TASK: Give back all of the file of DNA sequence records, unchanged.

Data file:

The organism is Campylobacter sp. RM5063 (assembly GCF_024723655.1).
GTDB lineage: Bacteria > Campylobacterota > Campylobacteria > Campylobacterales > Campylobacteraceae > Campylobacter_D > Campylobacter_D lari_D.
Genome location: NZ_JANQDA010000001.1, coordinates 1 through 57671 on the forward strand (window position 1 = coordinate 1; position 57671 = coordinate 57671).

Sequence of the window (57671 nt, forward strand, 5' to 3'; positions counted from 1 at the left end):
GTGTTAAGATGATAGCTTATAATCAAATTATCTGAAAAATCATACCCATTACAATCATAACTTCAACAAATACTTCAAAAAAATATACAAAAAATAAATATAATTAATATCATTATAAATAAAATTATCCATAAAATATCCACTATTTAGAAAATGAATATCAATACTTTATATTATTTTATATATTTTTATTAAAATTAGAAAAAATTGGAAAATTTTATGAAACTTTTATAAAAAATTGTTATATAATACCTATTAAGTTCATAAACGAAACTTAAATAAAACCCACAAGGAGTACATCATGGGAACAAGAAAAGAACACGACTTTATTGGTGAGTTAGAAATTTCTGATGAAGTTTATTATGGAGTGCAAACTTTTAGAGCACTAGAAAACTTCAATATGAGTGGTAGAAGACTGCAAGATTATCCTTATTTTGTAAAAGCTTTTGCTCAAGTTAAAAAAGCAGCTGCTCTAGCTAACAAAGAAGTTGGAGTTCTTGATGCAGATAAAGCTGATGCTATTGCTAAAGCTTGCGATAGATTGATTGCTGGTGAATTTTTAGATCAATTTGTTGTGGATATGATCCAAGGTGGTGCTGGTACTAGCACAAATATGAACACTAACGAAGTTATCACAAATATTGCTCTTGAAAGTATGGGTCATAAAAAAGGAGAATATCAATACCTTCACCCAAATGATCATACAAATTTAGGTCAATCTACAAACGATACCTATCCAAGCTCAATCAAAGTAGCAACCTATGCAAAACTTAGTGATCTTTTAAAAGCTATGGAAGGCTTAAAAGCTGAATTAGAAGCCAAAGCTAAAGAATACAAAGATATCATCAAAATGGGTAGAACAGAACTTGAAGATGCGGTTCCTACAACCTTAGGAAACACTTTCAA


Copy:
The organism is Campylobacter sp. RM5063 (assembly GCF_024723655.1).
GTDB lineage: Bacteria > Campylobacterota > Campylobacteria > Campylobacterales > Campylobacteraceae > Campylobacter_D > Campylobacter_D lari_D.
Genome location: NZ_JANQDA010000001.1, coordinates 1 through 57671 on the forward strand (window position 1 = coordinate 1; position 57671 = coordinate 57671).

Sequence of the window (57671 nt, forward strand, 5' to 3'; positions counted from 1 at the left end):
GTGTTAAGATGATAGCTTATAATCAAATTATCTGAAAAATCATACCCATTACAATCATAACTTCAACAAATACTTCAAAAAAATATACAAAAAATAAATATAATTAATATCATTATAAATAAAATTATCCATAAAATATCCACTATTTAGAAAATGAATATCAATACTTTATATTATTTTATATATTTTTATTAAAATTAGAAAAAATTGGAAAATTTTATGAAACTTTTATAAAAAATTGTTATATAATACCTATTAAGTTCATAAACGAAACTTAAATAAAACCCACAAGGAGTACATCATGGGAACAAGAAAAGAACACGACTTTATTGGTGAGTTAGAAATTTCTGATGAAGTTTATTATGGAGTGCAAACTTTTAGAGCACTAGAAAACTTCAATATGAGTGGTAGAAGACTGCAAGATTATCCTTATTTTGTAAAAGCTTTTGCTCAAGTTAAAAAAGCAGCTGCTCTAGCTAACAAAGAAGTTGGAGTTCTTGATGCAGATAAAGCTGATGCTATTGCTAAAGCTTGCGATAGATTGATTGCTGGTGAATTTTTAGATCAATTTGTTGTGGATATGATCCAAGGTGGTGCTGGTACTAGCACAAATATGAACACTAACGAAGTTATCACAAATATTGCTCTTGAAAGTATGGGTCATAAAAAAGGAGAATATCAATACCTTCACCCAAATGATCATACAAATTTAGGTCAATCTACAAACGATACCTATCCAAGCTCAATCAAAGTAGCAACCTATGCAAAACTTAGTGATCTTTTAAAAGCTATGGAAGGCTTAAAAGCTGAATTAGAAGCCAAAGCTAAAGAATACAAAGATATCATCAAAATGGGTAGAACAGAACTTGAAGATGCGGTTCCTACAACCTTAGGAAACACTTTCAA